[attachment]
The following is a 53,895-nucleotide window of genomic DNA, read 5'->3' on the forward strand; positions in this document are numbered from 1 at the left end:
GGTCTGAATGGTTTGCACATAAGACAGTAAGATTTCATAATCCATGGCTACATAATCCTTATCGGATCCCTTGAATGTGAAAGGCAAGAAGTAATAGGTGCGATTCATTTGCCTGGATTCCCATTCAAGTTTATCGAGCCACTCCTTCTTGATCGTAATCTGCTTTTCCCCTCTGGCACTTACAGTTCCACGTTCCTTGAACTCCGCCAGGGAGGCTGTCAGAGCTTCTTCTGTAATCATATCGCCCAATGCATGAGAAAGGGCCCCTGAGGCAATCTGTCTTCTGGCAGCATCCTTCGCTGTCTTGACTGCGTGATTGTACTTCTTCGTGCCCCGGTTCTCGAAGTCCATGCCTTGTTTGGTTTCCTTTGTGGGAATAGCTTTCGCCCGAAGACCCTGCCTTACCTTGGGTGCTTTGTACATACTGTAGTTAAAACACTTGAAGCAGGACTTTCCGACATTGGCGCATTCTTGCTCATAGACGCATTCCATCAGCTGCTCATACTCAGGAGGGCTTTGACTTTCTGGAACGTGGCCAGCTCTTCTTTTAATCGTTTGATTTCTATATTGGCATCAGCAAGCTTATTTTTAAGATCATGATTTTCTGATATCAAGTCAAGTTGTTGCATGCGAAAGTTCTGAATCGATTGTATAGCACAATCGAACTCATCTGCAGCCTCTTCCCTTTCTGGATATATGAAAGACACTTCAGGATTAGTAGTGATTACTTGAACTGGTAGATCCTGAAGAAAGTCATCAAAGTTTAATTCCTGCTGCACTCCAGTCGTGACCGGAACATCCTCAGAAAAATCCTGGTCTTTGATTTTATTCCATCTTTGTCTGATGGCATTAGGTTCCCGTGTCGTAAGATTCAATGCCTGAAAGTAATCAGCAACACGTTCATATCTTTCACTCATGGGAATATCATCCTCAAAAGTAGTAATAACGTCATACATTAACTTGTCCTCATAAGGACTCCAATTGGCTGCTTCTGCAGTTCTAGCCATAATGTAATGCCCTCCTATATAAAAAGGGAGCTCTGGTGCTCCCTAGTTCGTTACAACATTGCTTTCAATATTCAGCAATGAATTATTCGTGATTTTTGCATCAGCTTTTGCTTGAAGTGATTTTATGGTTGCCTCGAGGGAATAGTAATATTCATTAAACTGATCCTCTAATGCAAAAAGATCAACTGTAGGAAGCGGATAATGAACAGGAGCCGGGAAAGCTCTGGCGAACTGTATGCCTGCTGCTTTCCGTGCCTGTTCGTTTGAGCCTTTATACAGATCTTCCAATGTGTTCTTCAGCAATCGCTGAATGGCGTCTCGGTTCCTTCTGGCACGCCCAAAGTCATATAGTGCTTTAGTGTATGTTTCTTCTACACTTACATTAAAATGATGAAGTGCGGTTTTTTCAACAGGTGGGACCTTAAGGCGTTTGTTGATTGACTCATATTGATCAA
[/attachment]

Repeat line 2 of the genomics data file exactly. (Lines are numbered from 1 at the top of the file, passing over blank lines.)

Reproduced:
GGTCTGAATGGTTTGCACATAAGACAGTAAGATTTCATAATCCATGGCTACATAATCCTTATCGGATCCCTTGAATGTGAAAGGCAAGAAGTAATAGGTGCGATTCATTTGCCTGGATTCCCATTCAAGTTTATCGAGCCACTCCTTCTTGATCGTAATCTGCTTTTCCCCTCTGGCACTTACAGTTCCACGTTCCTTGAACTCCGCCAGGGAGGCTGTCAGAGCTTCTTCTGTAATCATATCGCCCAATGCATGAGAAAGGGCCCCTGAGGCAATCTGTCTTCTGGCAGCATCCTTCGCTGTCTTGACTGCGTGATTGTACTTCTTCGTGCCCCGGTTCTCGAAGTCCATGCCTTGTTTGGTTTCCTTTGTGGGAATAGCTTTCGCCCGAAGACCCTGCCTTACCTTGGGTGCTTTGTACATACTGTAGTTAAAACACTTGAAGCAGGACTTTCCGACATTGGCGCATTCTTGCTCATAGACGCATTCCATCAGCTGCTCATACTCAGGAGGGCTTTGACTTTCTGGAACGTGGCCAGCTCTTCTTTTAATCGTTTGATTTCTATATTGGCATCAGCAAGCTTATTTTTAAGATCATGATTTTCTGATATCAAGTCAAGTTGTTGCATGCGAAAGTTCTGAATCGATTGTATAGCACAATCGAACTCATCTGCAGCCTCTTCCCTTTCTGGATATATGAAAGACACTTCAGGATTAGTAGTGATTACTTGAACTGGTAGATCCTGAAGAAAGTCATCAAAGTTTAATTCCTGCTGCACTCCAGTCGTGACCGGAACATCCTCAGAAAAATCCTGGTCTTTGATTTTATTCCATCTTTGTCTGATGGCATTAGGTTCCCGTGTCGTAAGATTCAATGCCTGAAAGTAATCAGCAACACGTTCATATCTTTCACTCATGGGAATATCATCCTCAAAAGTAGTAATAACGTCATACATTAACTTGTCCTCATAAGGACTCCAATTGGCTGCTTCTGCAGTTCTAGCCATAATGTAATGCCCTCCTATATAAAAAGGGAGCTCTGGTGCTCCCTAGTTCGTTACAACATTGCTTTCAATATTCAGCAATGAATTATTCGTGATTTTTGCATCAGCTTTTGCTTGAAGTGATTTTATGGTTGCCTCGAGGGAATAGTAATATTCATTAAACTGATCCTCTAATGCAAAAAGATCAACTGTAGGAAGCGGATAATGAACAGGAGCCGGGAAAGCTCTGGCGAACTGTATGCCTGCTGCTTTCCGTGCCTGTTCGTTTGAGCCTTTATACAGATCTTCCAATGTGTTCTTCAGCAATCGCTGAATGGCGTCTCGGTTCCTTCTGGCACGCCCAAAGTCATATAGTGCTTTAGTGTATGTTTCTTCTACACTTACATTAAAATGATGAAGTGCGGTTTTTTCAACAGGTGGGACCTTAAGGCGTTTGTTGATTGACTCATATTGATCAA